Well, the wind is blowing right now at 30 mph and it is annoying and cold. Hopefully the wind farms are online and generating electricity. One of the problems with the establishing a wind farm is being able to sell the electricity generated and to get it from the wind turbine to the consumer. This takes transmission lines and that is why we see the construction going on now in Southwestern Minnesota. Xcel Energy has this to say about their Southwest Minnesota Transmission Project:
In the case of Southwestern Minnesota, improved transmission lines are needed to support the area’s growing electricity generation industry — to get the area’s newest “crop to market.” Currently there are about 450 wind turbines along the Buffalo Ridge in Southwestern Minnesota, representing nearly 300 megawatts of generation capacity. And there’s the potential to more than double the current wind power output from this region over the next 10 years. However, the power lines carrying this electricity were designed and built decades ago and are at their limit. Xcel Energy will be investing over $160 million in transmission improvements to support the development of additional wind power and other electric generation in Southwestern Minnesota.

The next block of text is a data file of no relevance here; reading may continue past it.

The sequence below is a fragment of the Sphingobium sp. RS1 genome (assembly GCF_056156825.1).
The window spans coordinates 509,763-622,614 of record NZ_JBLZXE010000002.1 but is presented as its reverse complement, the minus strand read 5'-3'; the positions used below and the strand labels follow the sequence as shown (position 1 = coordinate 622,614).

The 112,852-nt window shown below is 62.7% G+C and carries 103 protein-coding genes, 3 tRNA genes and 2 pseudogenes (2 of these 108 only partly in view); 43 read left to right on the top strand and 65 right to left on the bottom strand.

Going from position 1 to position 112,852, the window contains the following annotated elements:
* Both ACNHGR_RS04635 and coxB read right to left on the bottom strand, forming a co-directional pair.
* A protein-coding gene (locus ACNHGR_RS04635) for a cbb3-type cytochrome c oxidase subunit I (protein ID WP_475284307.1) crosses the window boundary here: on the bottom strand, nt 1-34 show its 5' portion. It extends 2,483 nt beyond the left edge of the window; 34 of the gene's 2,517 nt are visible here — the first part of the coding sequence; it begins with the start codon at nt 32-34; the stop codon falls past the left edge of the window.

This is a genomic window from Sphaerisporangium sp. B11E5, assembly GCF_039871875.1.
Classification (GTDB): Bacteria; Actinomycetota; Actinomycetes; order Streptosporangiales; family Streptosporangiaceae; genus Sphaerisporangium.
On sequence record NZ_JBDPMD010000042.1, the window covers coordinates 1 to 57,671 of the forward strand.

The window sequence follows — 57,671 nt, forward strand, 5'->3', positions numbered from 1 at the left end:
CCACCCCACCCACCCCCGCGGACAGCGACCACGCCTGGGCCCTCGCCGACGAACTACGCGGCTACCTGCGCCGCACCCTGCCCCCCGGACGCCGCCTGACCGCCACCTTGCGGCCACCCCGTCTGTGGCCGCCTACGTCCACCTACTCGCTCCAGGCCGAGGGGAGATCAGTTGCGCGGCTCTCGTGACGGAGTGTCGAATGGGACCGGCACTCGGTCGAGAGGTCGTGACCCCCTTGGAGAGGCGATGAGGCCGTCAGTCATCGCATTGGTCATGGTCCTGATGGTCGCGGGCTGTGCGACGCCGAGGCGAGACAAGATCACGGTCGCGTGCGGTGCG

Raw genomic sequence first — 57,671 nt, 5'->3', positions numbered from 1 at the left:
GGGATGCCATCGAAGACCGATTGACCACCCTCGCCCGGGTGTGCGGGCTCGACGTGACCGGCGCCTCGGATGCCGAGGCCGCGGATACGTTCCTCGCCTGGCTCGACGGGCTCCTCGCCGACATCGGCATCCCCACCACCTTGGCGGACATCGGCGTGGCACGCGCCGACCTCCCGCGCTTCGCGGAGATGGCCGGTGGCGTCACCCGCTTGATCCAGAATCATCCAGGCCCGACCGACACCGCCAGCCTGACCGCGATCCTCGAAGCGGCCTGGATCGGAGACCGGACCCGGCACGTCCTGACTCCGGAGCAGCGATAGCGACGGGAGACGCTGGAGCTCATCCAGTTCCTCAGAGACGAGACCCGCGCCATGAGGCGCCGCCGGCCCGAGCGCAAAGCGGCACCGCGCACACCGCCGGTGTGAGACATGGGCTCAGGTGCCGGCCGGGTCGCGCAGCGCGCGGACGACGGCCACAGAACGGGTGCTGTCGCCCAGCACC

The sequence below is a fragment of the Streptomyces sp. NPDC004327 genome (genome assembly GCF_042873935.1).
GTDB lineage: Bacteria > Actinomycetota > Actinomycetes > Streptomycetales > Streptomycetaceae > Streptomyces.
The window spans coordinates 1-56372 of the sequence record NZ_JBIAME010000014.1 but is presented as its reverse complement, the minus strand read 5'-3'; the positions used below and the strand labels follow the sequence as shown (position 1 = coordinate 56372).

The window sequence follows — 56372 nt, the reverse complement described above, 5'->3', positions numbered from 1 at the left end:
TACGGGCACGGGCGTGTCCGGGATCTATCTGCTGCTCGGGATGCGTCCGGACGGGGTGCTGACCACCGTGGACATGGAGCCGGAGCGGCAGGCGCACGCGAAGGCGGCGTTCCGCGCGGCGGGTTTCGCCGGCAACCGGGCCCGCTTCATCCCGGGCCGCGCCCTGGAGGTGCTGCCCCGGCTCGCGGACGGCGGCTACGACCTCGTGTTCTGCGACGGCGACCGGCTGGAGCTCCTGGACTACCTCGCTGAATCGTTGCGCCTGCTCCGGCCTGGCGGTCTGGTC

Another problem associated with “farming the wind” is that sometimes the wind doesn’t blow. Xcel recently announced that it will test storing the energy in batteries. TwinCities.Com reports Xcel to use massive batteries to store wind-generated power:
The problem with electricity generated from wind turbines is, the power can fluctuate. Xcel Energy says it’s got a way to even out the flow — an 80-ton battery the size of two semi-trailers.
The Minneapolis-based utility said Thursday that it will begin testing a sodium-sulfur battery being used in Japan to even out the flow of electricity between windy days and nonwindy days.
Xcel plans to put 20 50-kilowatt batteries in Luverne, Minn., about 30 miles east of Sioux Falls, S.D., this spring and connect them to an 11-megawatt wind farm owned by Minwind Energy. The batteries are expected to go online in October.
When the wind is blowing, the batteries will charge, and when the wind diminishes, the batteries — which can discharge one megawatt of power — will supplement the flow of electricity to Xcel. Read the rest here.
I guess we will have to wait and see how well that works. I do wonder how you dispose of an 80 ton battery or does it just keep on going and going and going.
Peace & solidarity,